By Elyana Schosek
Residents of the Springville-Griffith Institute school district will have the opportunity to vote on a $42 million budget with a 2.5 percent increase to the tax levy during the district’s annual budget vote next week.
The proposed 2019-20 budget includes a $3.2 million increase in spending compared to the current school year’s budget, a roughly 2.44 percent increase.
On May 7, the SGI Board of Education met for their monthly meeting, during which they held a public hearing on the budget.
District Superintendent Kimberly Moritz discussed an overview of the school’s budget for the coming year with the help of Maureen Lee, the school business administrator.
The budget is broken down into three parts, the first of these being administrative components. These include the management of the district.
Moritz highlighted a reduction to the Board of Education in comparison to last year. They had previously budgeted for policy updates here which have now been moved under the BOCES budget where they felt it was a better fit.
Seeing as they are going into negotiations with labor unions, there has been an increase in budget lines to cover an attorney coming in from BOCES Legal to make negotiations with Mrs. Moritz.
Moritz noted that there appears to be a big increase in technology and data. This is a result of the “Raptor system.” All schools in the district have this. It forces staff to badge into the buildings and others to buzz in. All this is done with the help of a database to ensure the safety of the students.
Next year, the district will also be converting from eSchool to PowerSchool, both of which are student data management systems used to keep track of students’ grades that can be accessed by students, parents, teachers and principals. For one year, the district has to carry both, which accounts for the cost increase. They determined that PowerSchool was more convenient for all parties.
For one year, the district is planning to not replace the SMS librarian. The position will be left open due to a retiree. Instead, they are choosing to staff the position with a teaching assistant.
In the future, the district would like to change the space to be more useful for teachers and students. While there is still more work to be done this summer as part of the capital project, they plan on using any money left over on the Springville Middle School library program. Until the work on the capital project is completed, they must keep money there in case something goes awry.
Moritz noted an increase in the athletic budget. This is due to the addition of a JV Girls Lacrosse team and a trap team coach along with contractual increases. Transportation increase are largely just contractual increases in employee salaries and benefits.
The district also “reduced all supply lines across the board in an effort to make sure that we don’t continue to grow this budget at an exponential rate,” said Moritz.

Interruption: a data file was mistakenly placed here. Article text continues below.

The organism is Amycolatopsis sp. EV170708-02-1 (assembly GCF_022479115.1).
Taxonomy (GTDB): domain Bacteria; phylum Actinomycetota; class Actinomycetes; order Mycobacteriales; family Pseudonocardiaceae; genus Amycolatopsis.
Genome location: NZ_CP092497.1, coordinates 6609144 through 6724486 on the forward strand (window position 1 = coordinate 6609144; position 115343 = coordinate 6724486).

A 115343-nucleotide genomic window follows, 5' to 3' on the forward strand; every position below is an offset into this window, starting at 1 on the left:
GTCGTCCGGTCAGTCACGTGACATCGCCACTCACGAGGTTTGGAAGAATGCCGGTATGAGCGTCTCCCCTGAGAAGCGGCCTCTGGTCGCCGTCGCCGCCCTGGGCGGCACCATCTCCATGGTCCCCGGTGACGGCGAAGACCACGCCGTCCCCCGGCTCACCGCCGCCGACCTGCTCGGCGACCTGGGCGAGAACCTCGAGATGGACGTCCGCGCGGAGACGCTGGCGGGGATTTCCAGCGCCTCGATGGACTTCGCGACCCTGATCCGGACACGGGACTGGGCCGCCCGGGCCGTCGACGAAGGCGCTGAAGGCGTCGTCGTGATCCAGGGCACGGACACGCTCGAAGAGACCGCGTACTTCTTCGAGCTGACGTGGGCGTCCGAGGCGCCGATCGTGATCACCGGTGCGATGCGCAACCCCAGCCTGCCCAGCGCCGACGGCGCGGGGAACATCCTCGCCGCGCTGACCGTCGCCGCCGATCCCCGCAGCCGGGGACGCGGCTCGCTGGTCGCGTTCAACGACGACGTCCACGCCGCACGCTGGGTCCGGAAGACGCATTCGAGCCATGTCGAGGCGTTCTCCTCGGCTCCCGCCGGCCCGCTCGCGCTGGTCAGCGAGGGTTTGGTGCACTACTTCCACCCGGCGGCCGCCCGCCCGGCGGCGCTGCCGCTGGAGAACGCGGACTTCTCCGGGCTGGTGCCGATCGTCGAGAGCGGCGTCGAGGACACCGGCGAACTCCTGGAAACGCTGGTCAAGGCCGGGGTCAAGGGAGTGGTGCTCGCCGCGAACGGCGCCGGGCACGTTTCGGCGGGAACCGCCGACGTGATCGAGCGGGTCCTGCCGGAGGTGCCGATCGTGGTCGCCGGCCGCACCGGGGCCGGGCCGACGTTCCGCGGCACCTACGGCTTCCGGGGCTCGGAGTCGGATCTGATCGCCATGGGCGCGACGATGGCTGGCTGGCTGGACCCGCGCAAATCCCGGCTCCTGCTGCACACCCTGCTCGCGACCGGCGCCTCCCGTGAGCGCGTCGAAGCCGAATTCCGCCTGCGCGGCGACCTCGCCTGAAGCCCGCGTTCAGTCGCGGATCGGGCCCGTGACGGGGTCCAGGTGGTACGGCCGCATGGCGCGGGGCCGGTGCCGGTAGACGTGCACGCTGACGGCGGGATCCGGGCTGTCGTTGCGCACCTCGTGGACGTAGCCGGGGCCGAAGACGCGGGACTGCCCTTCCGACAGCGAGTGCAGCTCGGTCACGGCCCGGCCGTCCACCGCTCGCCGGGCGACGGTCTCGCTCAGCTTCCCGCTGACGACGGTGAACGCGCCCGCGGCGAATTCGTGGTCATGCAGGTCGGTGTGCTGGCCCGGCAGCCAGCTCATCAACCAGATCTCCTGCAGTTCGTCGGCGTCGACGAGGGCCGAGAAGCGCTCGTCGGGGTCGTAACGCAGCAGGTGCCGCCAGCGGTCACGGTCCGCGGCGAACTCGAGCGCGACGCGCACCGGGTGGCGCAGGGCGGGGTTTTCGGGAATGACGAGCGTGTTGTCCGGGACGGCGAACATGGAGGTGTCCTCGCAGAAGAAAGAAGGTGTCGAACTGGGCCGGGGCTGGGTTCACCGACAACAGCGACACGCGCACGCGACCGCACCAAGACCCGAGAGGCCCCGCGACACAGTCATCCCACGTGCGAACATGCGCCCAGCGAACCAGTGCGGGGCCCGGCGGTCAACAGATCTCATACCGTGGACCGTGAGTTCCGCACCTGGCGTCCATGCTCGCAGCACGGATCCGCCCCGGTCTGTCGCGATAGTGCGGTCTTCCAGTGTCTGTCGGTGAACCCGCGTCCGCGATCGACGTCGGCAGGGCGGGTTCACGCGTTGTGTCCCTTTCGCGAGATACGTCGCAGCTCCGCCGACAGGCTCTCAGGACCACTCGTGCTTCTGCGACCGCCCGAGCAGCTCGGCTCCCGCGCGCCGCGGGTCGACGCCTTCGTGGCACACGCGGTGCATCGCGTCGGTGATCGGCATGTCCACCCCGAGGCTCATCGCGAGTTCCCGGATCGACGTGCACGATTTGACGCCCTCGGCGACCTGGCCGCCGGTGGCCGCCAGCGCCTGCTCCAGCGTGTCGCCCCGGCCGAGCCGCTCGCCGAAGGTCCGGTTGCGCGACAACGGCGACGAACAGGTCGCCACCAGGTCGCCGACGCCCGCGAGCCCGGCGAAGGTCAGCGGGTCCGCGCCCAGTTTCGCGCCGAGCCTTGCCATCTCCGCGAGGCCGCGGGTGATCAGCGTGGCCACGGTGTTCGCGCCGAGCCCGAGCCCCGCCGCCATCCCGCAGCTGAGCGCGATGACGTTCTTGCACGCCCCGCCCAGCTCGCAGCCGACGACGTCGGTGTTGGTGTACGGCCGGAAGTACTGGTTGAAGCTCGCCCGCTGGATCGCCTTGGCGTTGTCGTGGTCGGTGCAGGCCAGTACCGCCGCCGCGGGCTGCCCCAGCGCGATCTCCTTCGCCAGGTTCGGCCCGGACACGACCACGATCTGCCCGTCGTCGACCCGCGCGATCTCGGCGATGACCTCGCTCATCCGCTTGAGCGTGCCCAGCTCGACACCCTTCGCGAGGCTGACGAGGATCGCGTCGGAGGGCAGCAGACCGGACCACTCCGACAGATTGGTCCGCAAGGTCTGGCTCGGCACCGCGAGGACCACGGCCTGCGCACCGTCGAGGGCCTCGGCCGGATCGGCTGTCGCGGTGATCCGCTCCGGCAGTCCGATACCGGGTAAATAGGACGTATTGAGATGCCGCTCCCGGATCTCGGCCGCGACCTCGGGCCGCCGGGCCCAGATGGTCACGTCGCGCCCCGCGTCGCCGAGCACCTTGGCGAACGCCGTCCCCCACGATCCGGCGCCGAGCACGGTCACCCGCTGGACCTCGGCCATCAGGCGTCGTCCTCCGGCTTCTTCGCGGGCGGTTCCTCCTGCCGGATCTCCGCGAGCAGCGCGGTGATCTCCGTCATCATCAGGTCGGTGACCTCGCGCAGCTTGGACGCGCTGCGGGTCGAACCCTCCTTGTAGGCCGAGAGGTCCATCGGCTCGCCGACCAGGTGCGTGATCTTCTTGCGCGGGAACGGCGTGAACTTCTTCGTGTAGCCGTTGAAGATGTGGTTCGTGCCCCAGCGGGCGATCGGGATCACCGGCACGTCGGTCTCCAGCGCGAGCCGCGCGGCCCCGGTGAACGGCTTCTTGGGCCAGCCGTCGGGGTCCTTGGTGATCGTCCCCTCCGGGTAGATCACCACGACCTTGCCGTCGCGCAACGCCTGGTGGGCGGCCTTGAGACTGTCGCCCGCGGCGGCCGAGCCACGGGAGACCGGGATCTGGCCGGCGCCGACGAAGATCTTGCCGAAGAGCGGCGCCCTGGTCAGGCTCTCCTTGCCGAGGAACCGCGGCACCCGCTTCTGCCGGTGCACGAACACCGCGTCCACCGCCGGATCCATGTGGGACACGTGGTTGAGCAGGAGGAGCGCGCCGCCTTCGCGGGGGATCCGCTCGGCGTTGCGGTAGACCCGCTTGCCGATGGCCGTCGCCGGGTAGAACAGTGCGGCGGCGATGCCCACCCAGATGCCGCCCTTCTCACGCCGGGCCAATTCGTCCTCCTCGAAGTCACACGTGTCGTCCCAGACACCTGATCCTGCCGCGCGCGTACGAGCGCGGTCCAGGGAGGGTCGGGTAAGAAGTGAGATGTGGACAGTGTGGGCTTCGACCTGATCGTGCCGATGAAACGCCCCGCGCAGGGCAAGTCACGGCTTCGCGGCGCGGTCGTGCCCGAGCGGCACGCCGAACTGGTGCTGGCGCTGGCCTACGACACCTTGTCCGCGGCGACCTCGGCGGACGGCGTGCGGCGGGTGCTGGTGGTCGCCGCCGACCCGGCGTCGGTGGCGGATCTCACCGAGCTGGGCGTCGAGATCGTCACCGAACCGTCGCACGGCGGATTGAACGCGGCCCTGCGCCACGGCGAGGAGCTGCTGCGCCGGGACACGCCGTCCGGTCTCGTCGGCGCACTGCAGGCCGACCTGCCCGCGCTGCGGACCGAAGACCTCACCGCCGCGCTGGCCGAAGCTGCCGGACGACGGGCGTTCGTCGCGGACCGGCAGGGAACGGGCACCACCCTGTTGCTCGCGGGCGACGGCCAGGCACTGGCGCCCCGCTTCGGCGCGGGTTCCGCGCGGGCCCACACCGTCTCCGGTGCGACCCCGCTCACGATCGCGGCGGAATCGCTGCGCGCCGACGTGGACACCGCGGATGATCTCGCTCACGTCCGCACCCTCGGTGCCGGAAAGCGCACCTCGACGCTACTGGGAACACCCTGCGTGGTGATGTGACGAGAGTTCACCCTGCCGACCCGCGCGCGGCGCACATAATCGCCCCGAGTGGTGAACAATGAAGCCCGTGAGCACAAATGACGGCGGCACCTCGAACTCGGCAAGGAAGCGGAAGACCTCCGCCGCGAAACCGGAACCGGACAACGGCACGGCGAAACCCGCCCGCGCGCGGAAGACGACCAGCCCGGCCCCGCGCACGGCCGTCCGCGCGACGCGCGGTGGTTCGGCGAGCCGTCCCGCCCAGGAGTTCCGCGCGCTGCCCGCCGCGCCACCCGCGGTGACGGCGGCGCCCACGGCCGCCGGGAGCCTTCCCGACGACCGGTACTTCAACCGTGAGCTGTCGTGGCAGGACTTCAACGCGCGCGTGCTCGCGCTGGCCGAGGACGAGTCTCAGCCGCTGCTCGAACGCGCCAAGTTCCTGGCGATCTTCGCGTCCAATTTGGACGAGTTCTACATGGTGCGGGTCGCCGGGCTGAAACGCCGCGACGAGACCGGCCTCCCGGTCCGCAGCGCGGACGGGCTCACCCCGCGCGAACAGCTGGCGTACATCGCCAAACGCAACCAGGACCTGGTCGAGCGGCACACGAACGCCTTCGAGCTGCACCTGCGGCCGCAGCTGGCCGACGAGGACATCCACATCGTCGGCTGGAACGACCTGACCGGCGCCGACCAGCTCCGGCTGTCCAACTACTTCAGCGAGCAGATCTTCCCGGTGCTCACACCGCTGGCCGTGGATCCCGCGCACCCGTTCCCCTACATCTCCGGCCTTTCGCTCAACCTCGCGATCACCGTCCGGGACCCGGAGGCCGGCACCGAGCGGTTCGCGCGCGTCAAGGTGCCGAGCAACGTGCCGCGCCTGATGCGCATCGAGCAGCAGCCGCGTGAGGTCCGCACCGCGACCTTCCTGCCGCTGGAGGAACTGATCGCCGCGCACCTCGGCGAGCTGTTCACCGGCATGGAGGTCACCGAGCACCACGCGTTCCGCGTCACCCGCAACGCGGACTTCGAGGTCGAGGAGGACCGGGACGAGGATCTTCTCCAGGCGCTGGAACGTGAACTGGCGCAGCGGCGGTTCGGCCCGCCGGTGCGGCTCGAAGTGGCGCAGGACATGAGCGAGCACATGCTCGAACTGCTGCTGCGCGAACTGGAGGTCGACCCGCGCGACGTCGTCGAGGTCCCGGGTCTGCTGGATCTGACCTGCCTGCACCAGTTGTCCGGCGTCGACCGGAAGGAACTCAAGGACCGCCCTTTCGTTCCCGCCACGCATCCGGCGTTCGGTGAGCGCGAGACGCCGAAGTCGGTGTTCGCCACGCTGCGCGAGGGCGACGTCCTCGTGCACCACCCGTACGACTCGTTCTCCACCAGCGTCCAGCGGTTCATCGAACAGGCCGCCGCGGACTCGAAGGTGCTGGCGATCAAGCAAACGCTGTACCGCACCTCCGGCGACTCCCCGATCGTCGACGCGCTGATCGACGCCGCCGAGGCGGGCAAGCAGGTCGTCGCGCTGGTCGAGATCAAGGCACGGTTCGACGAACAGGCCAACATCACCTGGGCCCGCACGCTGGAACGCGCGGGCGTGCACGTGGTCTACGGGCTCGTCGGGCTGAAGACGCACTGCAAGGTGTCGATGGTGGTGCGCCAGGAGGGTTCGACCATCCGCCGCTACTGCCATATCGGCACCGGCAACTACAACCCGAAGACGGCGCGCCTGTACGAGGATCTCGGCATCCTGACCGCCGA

The third part of the budget is capital components, which result in the biggest variances.
This year there were fewer retirements than in the past with only two teachers and one teaching assistant retiring. The district is also identifying possible ways to save in health insurance costs in the future.
The most significant reason for increase is debt service. The majority of the money to cover the debt service is being taken from other areas that they could afford to take from.
Looking forward to the next capital project, given the will of the taxpayers, the superintendent would like to do something with the instructional spaces for the students in years to come. She noted that there are spaces within the schools that still look like it’s 1972.
The tax rate for the Springville area for next year is $16.71 per $1,000 of assessed value.
On May 21, the board invites people in the community to vote on the budget and the vacancies on the board.
A complete overview of the budget can be found on the SGI District website at www.springvillegi.org.
ALSO ON THE ballot Tuesday will be the election of two school board members to two vacant three-year seats.
Incumbent Allison Duwe, who has been on the board for six years and president for five, is running for her third term.
“I remain committed to the issues that I first ran on. Namely, doing better things for the kids, including measuring what matters rather what is easiest to measure,” Duwe said in the district’s newsletter.
Newcomer Jenna Kellerman, a Springville native and 2003 SGI graduate, is running for the seat that will be vacated by Elizabeth Casey on June 30.
“I am passionate about the future of our town and our schools, and want to help our children get the most out of their public education,” Kellerman said in the district newsletter.
A proposition for the purchase of buses at the district is also on the ballot.
The annual budget vote is scheduled for Tuesday, May 21 from 10 a.m. to 9 p.m. at the high school library media center, Colden Elementary School and Collins Center Fire Hall.